Consideration may even be given to how many times an electrical lead might be wound up. The capacity and charge rate of Lithium-Ion batteries also needs to match the expected use.

All of these factors, and more, are taken into account when designing a Tool. The result is stronger and more robust components. This, in turn, allows the Manufacturer to provide longer warranty periods than they do for a DIY tool.

Why is a professional-grade Power-Tool stronger?

For a commercial power-tool to last during its warranty period, a more robust build is required.

Many of the differences between Pro-Tools and their DIY equivalent are hidden. Others are a bit more obvious.

For example:

  • metal bodies or housings rather than plastic
  • larger bearings for rotating shafts 
  • the use of bearings rather than bushes
  • brushless electric motors
  • larger air filters
  • larger oil filters
  • heavy duty electrical switches
  • heavy duty electrical contacts and cables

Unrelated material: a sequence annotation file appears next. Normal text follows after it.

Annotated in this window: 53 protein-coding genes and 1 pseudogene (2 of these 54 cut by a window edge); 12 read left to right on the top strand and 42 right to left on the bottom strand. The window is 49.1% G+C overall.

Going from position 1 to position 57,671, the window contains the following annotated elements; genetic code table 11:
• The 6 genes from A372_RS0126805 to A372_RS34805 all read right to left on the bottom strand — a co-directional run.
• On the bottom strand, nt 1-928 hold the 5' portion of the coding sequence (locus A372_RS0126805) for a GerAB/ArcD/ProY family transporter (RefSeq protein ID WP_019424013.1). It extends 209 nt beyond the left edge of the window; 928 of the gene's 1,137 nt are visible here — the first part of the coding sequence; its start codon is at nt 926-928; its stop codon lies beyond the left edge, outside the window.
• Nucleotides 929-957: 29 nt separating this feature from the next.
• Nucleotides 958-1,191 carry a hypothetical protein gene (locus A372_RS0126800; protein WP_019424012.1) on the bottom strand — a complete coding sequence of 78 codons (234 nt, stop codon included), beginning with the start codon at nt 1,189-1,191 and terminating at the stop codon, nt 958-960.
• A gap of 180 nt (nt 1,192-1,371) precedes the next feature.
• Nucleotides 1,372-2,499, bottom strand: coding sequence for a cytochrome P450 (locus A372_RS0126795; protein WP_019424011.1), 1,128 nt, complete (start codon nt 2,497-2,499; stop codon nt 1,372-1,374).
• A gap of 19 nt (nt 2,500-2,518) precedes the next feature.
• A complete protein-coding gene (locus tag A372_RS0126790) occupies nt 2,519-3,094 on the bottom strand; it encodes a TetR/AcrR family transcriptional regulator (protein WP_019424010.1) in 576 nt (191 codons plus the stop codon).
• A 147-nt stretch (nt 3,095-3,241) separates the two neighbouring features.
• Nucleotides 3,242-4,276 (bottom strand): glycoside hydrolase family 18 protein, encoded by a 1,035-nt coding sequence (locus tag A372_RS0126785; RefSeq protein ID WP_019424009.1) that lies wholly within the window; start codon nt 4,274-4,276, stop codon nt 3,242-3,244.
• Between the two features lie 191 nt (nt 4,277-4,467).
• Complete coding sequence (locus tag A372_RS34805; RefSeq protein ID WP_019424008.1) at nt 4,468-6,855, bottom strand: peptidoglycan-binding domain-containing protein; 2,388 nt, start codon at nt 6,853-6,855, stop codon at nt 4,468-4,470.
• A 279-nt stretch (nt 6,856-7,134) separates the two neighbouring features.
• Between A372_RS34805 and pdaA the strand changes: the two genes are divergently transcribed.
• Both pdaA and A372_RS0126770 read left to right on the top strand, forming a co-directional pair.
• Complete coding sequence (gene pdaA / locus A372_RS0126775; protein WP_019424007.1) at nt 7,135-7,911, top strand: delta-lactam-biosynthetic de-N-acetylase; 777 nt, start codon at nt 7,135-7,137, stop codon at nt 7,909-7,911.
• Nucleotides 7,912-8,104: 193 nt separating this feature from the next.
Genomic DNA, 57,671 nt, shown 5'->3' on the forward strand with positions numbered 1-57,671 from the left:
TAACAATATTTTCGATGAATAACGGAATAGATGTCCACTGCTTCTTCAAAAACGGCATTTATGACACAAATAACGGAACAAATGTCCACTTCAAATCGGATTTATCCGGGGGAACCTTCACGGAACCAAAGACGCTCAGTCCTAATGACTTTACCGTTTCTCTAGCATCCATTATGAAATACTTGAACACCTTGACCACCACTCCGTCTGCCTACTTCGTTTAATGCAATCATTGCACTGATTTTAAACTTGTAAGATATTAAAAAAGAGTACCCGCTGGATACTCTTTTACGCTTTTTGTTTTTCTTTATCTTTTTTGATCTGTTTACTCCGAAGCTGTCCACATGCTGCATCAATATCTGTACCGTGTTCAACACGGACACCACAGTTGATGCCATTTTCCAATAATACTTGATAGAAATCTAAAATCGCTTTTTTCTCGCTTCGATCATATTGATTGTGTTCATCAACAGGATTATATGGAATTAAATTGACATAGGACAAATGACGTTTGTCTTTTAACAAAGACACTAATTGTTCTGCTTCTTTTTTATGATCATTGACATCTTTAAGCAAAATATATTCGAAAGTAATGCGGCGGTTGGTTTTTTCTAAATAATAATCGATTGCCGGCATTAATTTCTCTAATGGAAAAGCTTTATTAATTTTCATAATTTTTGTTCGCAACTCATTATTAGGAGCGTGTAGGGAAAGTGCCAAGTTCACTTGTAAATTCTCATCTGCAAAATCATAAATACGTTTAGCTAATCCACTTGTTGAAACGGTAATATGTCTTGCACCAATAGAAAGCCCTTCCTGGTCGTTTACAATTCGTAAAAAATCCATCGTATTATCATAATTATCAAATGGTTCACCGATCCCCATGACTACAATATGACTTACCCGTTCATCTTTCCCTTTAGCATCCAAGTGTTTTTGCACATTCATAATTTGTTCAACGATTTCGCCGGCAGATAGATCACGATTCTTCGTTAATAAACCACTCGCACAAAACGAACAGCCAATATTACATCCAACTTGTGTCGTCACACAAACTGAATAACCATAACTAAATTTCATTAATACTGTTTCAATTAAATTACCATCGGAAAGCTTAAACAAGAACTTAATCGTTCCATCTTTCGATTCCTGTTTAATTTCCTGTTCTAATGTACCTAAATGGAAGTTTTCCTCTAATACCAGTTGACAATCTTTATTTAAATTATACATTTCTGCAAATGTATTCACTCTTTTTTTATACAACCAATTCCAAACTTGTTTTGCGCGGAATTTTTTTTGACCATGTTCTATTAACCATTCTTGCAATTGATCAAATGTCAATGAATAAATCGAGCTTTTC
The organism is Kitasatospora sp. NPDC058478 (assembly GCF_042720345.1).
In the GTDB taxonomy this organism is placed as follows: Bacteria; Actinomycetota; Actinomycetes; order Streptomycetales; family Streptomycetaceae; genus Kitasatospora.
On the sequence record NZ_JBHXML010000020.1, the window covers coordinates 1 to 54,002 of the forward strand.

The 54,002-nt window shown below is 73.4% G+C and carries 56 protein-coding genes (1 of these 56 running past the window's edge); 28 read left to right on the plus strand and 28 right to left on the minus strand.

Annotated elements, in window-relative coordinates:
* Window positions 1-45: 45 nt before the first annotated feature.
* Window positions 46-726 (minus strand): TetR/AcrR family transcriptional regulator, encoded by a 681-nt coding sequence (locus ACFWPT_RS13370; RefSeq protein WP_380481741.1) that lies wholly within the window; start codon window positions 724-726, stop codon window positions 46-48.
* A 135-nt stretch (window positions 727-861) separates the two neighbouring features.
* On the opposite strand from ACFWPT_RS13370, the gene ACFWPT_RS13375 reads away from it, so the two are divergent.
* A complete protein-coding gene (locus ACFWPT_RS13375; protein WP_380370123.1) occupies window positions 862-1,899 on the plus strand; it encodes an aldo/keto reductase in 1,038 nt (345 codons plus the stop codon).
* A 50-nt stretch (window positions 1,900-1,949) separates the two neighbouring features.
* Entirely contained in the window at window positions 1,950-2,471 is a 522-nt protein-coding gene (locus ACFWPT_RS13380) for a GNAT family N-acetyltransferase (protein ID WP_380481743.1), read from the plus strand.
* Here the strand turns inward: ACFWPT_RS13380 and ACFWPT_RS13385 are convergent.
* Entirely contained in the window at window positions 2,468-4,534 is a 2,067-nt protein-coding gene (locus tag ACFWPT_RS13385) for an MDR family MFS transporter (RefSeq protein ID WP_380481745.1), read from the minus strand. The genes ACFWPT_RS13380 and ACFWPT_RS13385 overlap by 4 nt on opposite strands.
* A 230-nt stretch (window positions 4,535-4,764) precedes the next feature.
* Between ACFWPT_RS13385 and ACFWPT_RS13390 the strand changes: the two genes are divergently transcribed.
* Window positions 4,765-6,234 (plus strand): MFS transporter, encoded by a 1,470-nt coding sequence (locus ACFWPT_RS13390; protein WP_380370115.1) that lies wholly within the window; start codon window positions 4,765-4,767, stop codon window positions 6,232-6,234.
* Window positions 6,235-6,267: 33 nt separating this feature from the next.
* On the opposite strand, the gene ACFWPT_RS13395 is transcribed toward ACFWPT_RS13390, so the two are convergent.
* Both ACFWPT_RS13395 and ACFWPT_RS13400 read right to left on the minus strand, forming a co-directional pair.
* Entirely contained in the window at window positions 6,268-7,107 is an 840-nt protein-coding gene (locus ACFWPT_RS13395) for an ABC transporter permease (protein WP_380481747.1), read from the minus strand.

• sealed switches
  • heavy duty Amp hour (Ah) batteries and charger

The professional series may also come in power tool combo kits with faster charging stations or storage systems.

Why professional power-tool consumable parts last longer?

The range of consumable items for Pro power tools will also include more expensive options. Consumable items, manufactured using better quality steel, alloy or abrasives will usually last longer than those made from cheaper materials.

The materials used may be upgraded for commercial or industrial use in consumable items such as:

  • drill bits
  • router heads
  • saw blades
  • grinding discs
  • sanding belts and papers
  • mower blades

5 reasons to choose commercial power-tools in your business.

1 Better productivity means a lower labour cost.